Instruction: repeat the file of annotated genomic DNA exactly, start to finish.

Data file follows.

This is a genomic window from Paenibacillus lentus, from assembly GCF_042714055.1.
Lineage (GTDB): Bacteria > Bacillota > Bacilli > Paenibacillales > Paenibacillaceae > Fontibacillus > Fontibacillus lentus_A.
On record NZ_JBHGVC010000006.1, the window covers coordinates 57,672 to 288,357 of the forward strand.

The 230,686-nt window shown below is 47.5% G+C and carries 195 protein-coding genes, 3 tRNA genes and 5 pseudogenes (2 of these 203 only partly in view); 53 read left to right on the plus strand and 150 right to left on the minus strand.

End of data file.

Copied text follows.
This is a genomic window from Paenibacillus lentus, from assembly GCF_042714055.1.
Lineage (GTDB): Bacteria > Bacillota > Bacilli > Paenibacillales > Paenibacillaceae > Fontibacillus > Fontibacillus lentus_A.
On record NZ_JBHGVC010000006.1, the window covers coordinates 57,672 to 288,357 of the forward strand.

The 230,686-nt window shown below is 47.5% G+C and carries 195 protein-coding genes, 3 tRNA genes and 5 pseudogenes (2 of these 203 only partly in view); 53 read left to right on the plus strand and 150 right to left on the minus strand.